1. Computers
  2. Display Drivers
  3. Graphics Cards
  4. Memory
  5. Motherboards
  6. Processors
  7. Software
  8. Storage
  9. Operating Systems


Facebook RSS Twitter Twitter Google Plus


Phoronix Test Suite

OpenBenchmarking Benchmarking Platform
Phoromatic Test Orchestration

AMD Radeon HD 7950 On Linux: Southern Islands Isn't Yet A Penguin Holiday

Michael Larabel

Published on 12 March 2012
Written by Michael Larabel
Page 1 of 7 - 63 Comments

The Radeon HD 7900 series were announced at the end of 2011 and since then the Linux support status for this hardware has remained a big question. For the Radeon HD 7000 series "Southern Islands" GPU launch, they did not send over any hardware samples so Linux consumers have left to be confused over the state of the non-Windows support for AMD's hardware based on the "Graphics Core Next" architecture. Fortunately, here is finally an extensive look at the Radeon HD 7000 series on Linux with testing of a Radeon HD 7950.

Even while AMD has rounded out most of the Radeon HD 7000 series family since the HD 7950/7970 cards with the launches of the Radeon HD 7700 and Radeon HD 7800 series, the Linux support state has remained un-clear. The only thing that has been known for sure is that there is still not any Radeon HD 7000 series open-source support. In the nearly four months since the Radeon HD 7900 series were announced, no open-source code has yet to arrive for either the Linux kernel DRM driver, the X.Org DDX driver, or the new Gallium3D driver. AMD is working on this support as they have been saying within our forums for months, but there is no word on when it may arrive or with what limitations. The latest guess/hope is that they will hopefully have at least the kernel bits ready for Linux 3.4.

What has made the Radeon HD 7000 series situation so murky has been the Catalyst for Linux driver state. That is not black and white. AMD hasn't been shipping same-day Catalyst Linux drivers on the new hardware at launch like is the case for Windows, where that month's Catalyst driver already supports the hardware or they issue a hot-fix driver that day. For some of the GCN hardware, AMD has released hot-fix Linux drivers to provide GPU enablement support, but it has been weeks after the hardware first ships (two weeks after the fact in the case of the Radeon HD 7700). Then even months later for existing hardware, the Catalyst driver still displays a watermark on the screen saying the hardware is "unsupported" by the driver. Even when using the very latest Catalyst press driver with the Radeon HD 7950 on Linux, there is still an unsupported hardware watermark, albeit there's working functionality of the Tahiti card.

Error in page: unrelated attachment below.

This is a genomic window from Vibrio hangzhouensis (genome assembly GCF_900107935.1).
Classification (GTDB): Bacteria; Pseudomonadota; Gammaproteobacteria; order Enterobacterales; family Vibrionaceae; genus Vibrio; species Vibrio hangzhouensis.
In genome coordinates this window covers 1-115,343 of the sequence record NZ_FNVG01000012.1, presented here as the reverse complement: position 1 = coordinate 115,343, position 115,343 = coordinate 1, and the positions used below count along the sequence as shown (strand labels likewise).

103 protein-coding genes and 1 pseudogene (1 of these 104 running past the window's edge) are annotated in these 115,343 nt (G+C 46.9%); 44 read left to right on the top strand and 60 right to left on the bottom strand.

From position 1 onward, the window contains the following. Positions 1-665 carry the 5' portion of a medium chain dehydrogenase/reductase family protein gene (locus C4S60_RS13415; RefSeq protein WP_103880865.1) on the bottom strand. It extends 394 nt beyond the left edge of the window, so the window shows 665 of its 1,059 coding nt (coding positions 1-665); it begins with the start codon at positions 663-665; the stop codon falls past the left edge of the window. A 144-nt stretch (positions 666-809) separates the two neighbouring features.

To try to clear up the situation for Linux users, while AMD has yet to send out any hardware for Linux tests, I ended up buying a Radeon HD 7950. At a cost of $470 USD, the card I ended up going with was an XFX Radeon HD 7950 Black 3GB (XFX FX-795A-TNBC). This Radeon HD 7950 graphics card is the focus of testing in this article as we look at how well the Tahiti Pro GPU from the Southern Islands family works with the Catalyst for Linux binary driver.

The Radeon HD 7950 GPU packs over four billion transistors (roughly 4.3 billion) on a 352 mm2 die, has 3GB of GDDR5 video memory on a 384-bit bus, a reference core clock speed of 800MHz, a reference memory clock speed of 1250MHz, and is capable of up to 2867 GFLOPS. Like the other "Southern Islands" graphics cards, the Radeon HD 7950 is manufactured on a 28nm TSMC process, OpenGL 4.2, Microsoft DirectX 11, Eyefinity support, HD3D technology, PowerTune, PowerPlay, CrossFireX, and supports PCI Express 3.0 x16. As much time has passed since the launch of the Radeon HD 7900 series, most of you have already likely read at length about Graphics Core Next and these new GPUs, so the GPU overview will be left at that and we'll focus on the Linux aspect.

Latest Articles & Reviews
  1. Ubuntu 15.04 Offers Faster OpenGL For AMD Radeon GPUs On Open-Source
  2. Ubuntu 15.04 Brings Some Graphics Performance Improvements For Intel Haswell
  3. Sub-$20 802.11n USB WiFi Adapter That's Linux Friendly
  4. The Lenovo T450s Is Working Beautifully With Linux
  5. Linux 4.0 SSD EXT4 / Btrfs / XFS / F2FS Benchmarks
  6. Linux 4.0 Hard Drive Comparison With Six File-Systems
Latest Linux News
  1. Phoronix Server Migration
  2. GCC 5.2 Will Come In Two To Three Months
  3. AMD FP3 Motherboard Ported To Coreboot
  4. The Difference In Optimizations Between NIR & GLSL
  5. OpenMandriva Lx 3 Alpha: Adds UEFI Support, Defaults To LXQt
  6. Systemd Kills Off Shutdownd
  7. There's Now More Than 1,100 Games On Steam For Linux
  8. Btrfs In Linux 4.1 Has Fixes For File-Systems Of 20 Terabytes & Up
  9. Microsoft's CoreCLR Now Works On FreeBSD
  10. Unigine 2.0 Beta 2 Brings PBR, SSR, Kinect 2 Support
Most Viewed News This Week
  1. AMD Releases New "AMDGPU" Linux Kernel Driver & Mesa Support
  2. Ubuntu's Desktop-Next Switching From .DEBs To Snappy
  3. My Favorite Computer Desk Of The Past Decade For Less Than $100
  4. AMD Open-Sources "Addrlib" From Catalyst
  5. Library Operating System (LibOS) For Linux Still Being Pursued
  6. Debian 8.0 Jessie Is Ready For Release This Weekend
  7. GIMP's Porting To GTK3 Continues
  8. Features Thus Far For The Linux 4.1 Kernel